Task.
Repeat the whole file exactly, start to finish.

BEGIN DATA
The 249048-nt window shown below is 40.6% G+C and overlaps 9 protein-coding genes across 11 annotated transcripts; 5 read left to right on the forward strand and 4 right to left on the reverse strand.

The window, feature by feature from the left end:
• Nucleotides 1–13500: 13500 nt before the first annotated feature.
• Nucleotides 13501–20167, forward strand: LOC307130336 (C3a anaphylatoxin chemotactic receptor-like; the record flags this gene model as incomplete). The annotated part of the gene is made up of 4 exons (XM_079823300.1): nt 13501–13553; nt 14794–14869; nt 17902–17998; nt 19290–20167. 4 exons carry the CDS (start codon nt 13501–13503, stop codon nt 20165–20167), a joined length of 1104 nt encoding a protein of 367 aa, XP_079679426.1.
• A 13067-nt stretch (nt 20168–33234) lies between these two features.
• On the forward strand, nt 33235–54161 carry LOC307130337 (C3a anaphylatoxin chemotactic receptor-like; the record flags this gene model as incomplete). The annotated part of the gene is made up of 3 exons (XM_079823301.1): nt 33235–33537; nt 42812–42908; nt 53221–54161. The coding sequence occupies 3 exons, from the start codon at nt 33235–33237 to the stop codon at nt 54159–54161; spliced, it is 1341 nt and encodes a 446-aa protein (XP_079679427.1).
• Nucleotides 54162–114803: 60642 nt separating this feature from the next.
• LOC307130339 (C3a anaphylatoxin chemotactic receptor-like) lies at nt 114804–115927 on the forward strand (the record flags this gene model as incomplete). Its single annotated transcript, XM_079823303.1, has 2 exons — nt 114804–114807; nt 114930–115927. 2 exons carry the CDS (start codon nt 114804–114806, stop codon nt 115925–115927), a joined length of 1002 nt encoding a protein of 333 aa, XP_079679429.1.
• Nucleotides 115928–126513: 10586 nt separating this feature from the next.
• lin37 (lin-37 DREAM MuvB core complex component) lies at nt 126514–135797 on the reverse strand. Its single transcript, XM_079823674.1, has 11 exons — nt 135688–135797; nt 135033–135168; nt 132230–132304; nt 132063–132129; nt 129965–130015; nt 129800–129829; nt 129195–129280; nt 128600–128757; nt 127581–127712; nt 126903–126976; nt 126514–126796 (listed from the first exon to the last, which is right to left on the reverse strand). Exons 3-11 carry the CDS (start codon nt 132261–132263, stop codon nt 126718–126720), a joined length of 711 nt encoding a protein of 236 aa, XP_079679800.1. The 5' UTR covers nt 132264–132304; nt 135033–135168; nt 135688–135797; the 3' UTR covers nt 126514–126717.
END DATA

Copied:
The 249048-nt window shown below is 40.6% G+C and overlaps 9 protein-coding genes across 11 annotated transcripts; 5 read left to right on the forward strand and 4 right to left on the reverse strand.

The window, feature by feature from the left end:
• Nucleotides 1–13500: 13500 nt before the first annotated feature.
• Nucleotides 13501–20167, forward strand: LOC307130336 (C3a anaphylatoxin chemotactic receptor-like; the record flags this gene model as incomplete). The annotated part of the gene is made up of 4 exons (XM_079823300.1): nt 13501–13553; nt 14794–14869; nt 17902–17998; nt 19290–20167. 4 exons carry the CDS (start codon nt 13501–13503, stop codon nt 20165–20167), a joined length of 1104 nt encoding a protein of 367 aa, XP_079679426.1.
• A 13067-nt stretch (nt 20168–33234) lies between these two features.
• On the forward strand, nt 33235–54161 carry LOC307130337 (C3a anaphylatoxin chemotactic receptor-like; the record flags this gene model as incomplete). The annotated part of the gene is made up of 3 exons (XM_079823301.1): nt 33235–33537; nt 42812–42908; nt 53221–54161. The coding sequence occupies 3 exons, from the start codon at nt 33235–33237 to the stop codon at nt 54159–54161; spliced, it is 1341 nt and encodes a 446-aa protein (XP_079679427.1).
• Nucleotides 54162–114803: 60642 nt separating this feature from the next.
• LOC307130339 (C3a anaphylatoxin chemotactic receptor-like) lies at nt 114804–115927 on the forward strand (the record flags this gene model as incomplete). Its single annotated transcript, XM_079823303.1, has 2 exons — nt 114804–114807; nt 114930–115927. 2 exons carry the CDS (start codon nt 114804–114806, stop codon nt 115925–115927), a joined length of 1002 nt encoding a protein of 333 aa, XP_079679429.1.
• Nucleotides 115928–126513: 10586 nt separating this feature from the next.
• lin37 (lin-37 DREAM MuvB core complex component) lies at nt 126514–135797 on the reverse strand. Its single transcript, XM_079823674.1, has 11 exons — nt 135688–135797; nt 135033–135168; nt 132230–132304; nt 132063–132129; nt 129965–130015; nt 129800–129829; nt 129195–129280; nt 128600–128757; nt 127581–127712; nt 126903–126976; nt 126514–126796 (listed from the first exon to the last, which is right to left on the reverse strand). Exons 3-11 carry the CDS (start codon nt 132261–132263, stop codon nt 126718–126720), a joined length of 711 nt encoding a protein of 236 aa, XP_079679800.1. The 5' UTR covers nt 132264–132304; nt 135033–135168; nt 135688–135797; the 3' UTR covers nt 126514–126717.